if ((millis() - onstartTime) > interval)     // Check how much time has passed
{
ontrigger = false;
offtrigger = true;
offstartTime = millis();
digitalWrite(outputpin, HIGH);
}
}

///turn off leds
if (offtrigger)
{
if ((millis() - offstartTime) > interval)     // Check how much time has passed
{
offtrigger = false;
digitalWrite(outputpin, LOW);
}
}

}

//function for reading light sensor data and making it 1 or 0
int sensorInput(int sensorPin)
{
int input;  //Raw input value of light sensor
int average;    //Average of sensor data
int digital;    //The value of sensor input, 1 or 0
int i;
int sum;
int inputx = 50;     //Amount of samples to take from the input pin

i=0;
sum=0;

for(i=0; i<inputx; i++)
{
sum = (input[i] + sum); //add up all the input
}

average = (sum/inputx); //average the senor data

//Make the sensor data absolute
if (average > 40)
{
digital = 1;
}
if (average < 40)
{
digital = 0;
}

return digital;
}

Once again I am very grateful for the help received.

Here is one way to do it, using a function called blink that should be called over and over. It knows about three states:

• blinking with the led not illuminated
• blinking with the led lit

If the state is set to anything other than disabled, the led will blink

// blink example using function to service state changes
// LED on pin 13 blinks when sensor input on pin 1 equals 1
int outputpin = 13;
int buffer; //variable to store input data

long interval = 500;

{
if ((millis() - blinkStartTime) > interval)     // Check if blink interval has elapsed
{
blinkStartTime = millis(); // reset the time
else
}
}
digitalWrite(outputpin, HIGH);   // only illuminate LED if the blink state is BLINK_HIGH
else
digitalWrite(outputpin, LOW);
}

void setup()
{
Serial.begin(9600);           // sets the serial port to 9600
pinMode(outputpin , OUTPUT);
}

void loop()
{
//////Input from light sensors

buffer = sensorInput(1); //get value from sensorInput function
Serial.print(buffer, DEC);
Serial.println();

{
}
else

}

// returns true if sensor reading greater than 40;0
int sensorInput(int sensorPin)
{
int input;  //Raw input value of light sensor
int average;    //Average of sensor data
int digital;    //The value of sensor input, 1 or 0
int i;
int sum;
int inputx = 50;     //Amount of samples to take from the input pin

i=0;
sum=0;

for(i=0; i<inputx; i++)
{
sum = (input[i] + sum); //add up all the input
}

average = (sum/inputx); //average the senor data

//Make the sensor data absolute
if (average > 40)
{
digital = 1;
}
if (average < 40)
{
digital = 0;
}

return digital;
}

I actually made a library the will provide some of this functionality /*
||
|| @file DelayedSignal.pde
|| @version 1.0
|| @author Alexander Brevig
|| @contact alexanderbrevig@gmail.com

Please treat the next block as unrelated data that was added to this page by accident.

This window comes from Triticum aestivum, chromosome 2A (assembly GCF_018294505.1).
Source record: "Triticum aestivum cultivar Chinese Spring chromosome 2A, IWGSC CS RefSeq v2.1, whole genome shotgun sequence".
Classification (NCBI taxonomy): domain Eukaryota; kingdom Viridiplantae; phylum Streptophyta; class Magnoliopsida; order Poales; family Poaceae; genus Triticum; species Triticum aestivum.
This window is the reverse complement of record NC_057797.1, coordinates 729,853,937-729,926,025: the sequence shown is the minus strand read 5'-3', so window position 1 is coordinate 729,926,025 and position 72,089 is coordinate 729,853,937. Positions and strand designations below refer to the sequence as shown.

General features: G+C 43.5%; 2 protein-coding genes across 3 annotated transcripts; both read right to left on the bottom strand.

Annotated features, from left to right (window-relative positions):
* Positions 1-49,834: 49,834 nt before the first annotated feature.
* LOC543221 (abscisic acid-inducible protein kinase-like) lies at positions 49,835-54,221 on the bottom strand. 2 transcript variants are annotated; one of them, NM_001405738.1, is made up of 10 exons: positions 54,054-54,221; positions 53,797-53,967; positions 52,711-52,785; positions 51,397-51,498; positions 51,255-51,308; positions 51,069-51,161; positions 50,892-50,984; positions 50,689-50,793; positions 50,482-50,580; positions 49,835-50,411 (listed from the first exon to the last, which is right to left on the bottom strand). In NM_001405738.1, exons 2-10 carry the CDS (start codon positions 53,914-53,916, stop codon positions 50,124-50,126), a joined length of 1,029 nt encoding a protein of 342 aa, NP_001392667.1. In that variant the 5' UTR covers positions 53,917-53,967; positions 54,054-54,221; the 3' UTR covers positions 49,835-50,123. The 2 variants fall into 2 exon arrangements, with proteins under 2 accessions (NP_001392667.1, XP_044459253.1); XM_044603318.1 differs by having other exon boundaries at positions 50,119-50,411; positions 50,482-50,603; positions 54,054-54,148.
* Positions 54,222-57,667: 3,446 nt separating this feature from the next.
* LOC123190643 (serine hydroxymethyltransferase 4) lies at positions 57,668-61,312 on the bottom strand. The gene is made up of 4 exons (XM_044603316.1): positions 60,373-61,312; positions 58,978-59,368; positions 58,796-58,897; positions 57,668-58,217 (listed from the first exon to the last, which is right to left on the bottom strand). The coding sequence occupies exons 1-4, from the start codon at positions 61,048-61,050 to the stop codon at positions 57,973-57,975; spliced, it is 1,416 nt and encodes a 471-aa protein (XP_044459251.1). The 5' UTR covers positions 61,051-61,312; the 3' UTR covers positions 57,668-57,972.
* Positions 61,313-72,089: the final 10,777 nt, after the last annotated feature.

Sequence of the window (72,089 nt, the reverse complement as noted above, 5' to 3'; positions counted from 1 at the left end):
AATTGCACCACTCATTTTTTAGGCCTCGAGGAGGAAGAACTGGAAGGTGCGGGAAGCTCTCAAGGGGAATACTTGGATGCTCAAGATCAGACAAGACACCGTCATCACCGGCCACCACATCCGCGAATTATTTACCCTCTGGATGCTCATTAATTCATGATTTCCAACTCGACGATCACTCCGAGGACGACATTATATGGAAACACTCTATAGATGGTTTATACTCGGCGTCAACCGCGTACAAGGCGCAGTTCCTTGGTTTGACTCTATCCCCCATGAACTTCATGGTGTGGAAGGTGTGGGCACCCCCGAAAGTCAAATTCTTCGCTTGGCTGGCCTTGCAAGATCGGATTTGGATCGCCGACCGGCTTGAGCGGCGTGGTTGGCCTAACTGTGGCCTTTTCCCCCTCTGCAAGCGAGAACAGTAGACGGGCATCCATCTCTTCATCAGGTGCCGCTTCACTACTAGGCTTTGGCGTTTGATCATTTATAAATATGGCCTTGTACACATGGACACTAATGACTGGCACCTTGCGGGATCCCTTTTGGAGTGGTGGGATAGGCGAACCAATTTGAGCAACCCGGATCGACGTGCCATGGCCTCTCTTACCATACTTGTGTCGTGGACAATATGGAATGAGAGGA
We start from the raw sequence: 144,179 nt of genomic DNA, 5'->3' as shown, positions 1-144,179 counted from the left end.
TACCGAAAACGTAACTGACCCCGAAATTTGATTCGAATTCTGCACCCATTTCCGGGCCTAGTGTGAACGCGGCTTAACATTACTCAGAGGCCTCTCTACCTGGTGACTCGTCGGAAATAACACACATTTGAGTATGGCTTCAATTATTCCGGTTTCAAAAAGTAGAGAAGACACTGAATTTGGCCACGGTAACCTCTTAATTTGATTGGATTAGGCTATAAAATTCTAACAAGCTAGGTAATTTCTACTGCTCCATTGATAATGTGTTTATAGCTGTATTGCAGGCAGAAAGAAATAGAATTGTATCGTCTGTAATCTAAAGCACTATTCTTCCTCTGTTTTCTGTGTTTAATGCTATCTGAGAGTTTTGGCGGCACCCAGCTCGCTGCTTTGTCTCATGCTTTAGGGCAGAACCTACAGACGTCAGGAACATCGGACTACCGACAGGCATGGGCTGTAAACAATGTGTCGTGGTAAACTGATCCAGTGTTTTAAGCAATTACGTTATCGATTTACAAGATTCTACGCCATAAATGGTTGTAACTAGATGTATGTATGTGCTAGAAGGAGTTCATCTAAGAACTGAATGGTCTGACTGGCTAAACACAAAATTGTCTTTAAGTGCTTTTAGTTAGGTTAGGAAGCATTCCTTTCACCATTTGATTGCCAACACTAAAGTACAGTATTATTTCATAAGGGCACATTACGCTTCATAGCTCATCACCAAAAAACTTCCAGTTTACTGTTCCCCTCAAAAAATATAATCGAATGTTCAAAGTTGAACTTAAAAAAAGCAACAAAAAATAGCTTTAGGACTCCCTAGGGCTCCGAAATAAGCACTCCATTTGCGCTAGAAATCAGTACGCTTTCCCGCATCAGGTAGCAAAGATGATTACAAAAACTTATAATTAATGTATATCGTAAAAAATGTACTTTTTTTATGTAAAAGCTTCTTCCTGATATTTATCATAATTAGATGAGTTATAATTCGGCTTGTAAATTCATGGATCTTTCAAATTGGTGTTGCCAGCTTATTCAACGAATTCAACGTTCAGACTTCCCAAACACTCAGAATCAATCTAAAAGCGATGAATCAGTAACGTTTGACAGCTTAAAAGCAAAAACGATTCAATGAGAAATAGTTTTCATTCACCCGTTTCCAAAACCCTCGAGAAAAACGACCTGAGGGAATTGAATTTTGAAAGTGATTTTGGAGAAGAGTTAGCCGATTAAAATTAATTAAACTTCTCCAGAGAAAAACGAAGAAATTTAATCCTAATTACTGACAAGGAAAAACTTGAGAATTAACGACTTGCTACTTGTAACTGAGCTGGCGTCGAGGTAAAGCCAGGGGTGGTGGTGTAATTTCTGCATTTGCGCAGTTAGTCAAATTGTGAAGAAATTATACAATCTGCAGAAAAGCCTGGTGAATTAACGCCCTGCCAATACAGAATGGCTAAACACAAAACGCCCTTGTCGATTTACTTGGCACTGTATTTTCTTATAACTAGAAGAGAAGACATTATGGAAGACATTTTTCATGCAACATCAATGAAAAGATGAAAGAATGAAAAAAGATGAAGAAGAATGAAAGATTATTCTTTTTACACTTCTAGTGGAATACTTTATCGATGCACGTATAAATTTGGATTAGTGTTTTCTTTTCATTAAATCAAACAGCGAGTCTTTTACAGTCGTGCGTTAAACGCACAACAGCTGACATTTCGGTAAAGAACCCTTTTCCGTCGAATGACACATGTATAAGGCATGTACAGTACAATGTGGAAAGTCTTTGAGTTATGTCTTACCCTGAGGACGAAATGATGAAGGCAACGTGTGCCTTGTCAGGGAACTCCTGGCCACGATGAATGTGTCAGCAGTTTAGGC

||
|| @description
|| | Display a way to delay a led signal on serial recieve.
|| #
||
|| | This code is subject to AlphaLicence.txt
|| #
||
*/

#include <Scheduler.h> // Scheduler.zip

Scheduler scheduler = Scheduler(); //create a scheduler

const byte ledPin = 13; //LED on pin 13

void setup(){
Serial.begin(9600); //Iitialize the UART
pinMode(ledPin,OUTPUT); //set pin 13 to OUTPUT
}

void loop(){
scheduler.update(); //update the scheduler, maybe it is time to execute a function?

if (Serial.available()){ //if we have recieved anything on the Serial
scheduler.schedule(setHigh,500); //schedule a setHigh call in 500 milliseconds
Serial.flush(); //flush Serial so we do not schedule multiple setHigh calls
}
}

void setHigh(){
digitalWrite(ledPin,HIGH); //set ledPin HIGH
scheduler.schedule(setLow,500); //schedule setLow to execute in 500 milliseconds
}

void setLow(){
digitalWrite(ledPin,LOW); //set ledPin LOW
}

It makes scheduling functioncalls simpler. Or at least, it should.

By default it can store up to 10 function calls, but this can be modified in the .h

Hi AlphaBeta, Its not clear from that example how you 'unschedule' something. It may help the OP if you could show how to start and stop the blinking based on the return from his sensorInput function.

I first thought not calling update would do it but that would leave the LED in an indeterminate state. It would also stop any other scheduled function.

Hmm. Why schedule something, unly to ‘unschedule’ it?

To be honest, the library does not provide a way to unshedule a scheduled call.

Code related to OP:
[this should do what you want, if you want a delayed blink every time the sensorInput is true]

#include <Scheduler.h> // Scheduler.zip

Scheduler scheduler = Scheduler();      //create a scheduler

const byte ledPin = 13;               //LED on pin 13

void setup(){
pinMode(ledPin,OUTPUT);             //set pin 13 to OUTPUT
}

void loop(){
scheduler.update();                 //update the scheduler, maybe it is time to execute a function?

if (sensorInput(1)){            //if we have recieved anything on the Serial
scheduler.schedule(setHigh,500);  //schedule a setHigh call in 500 milliseconds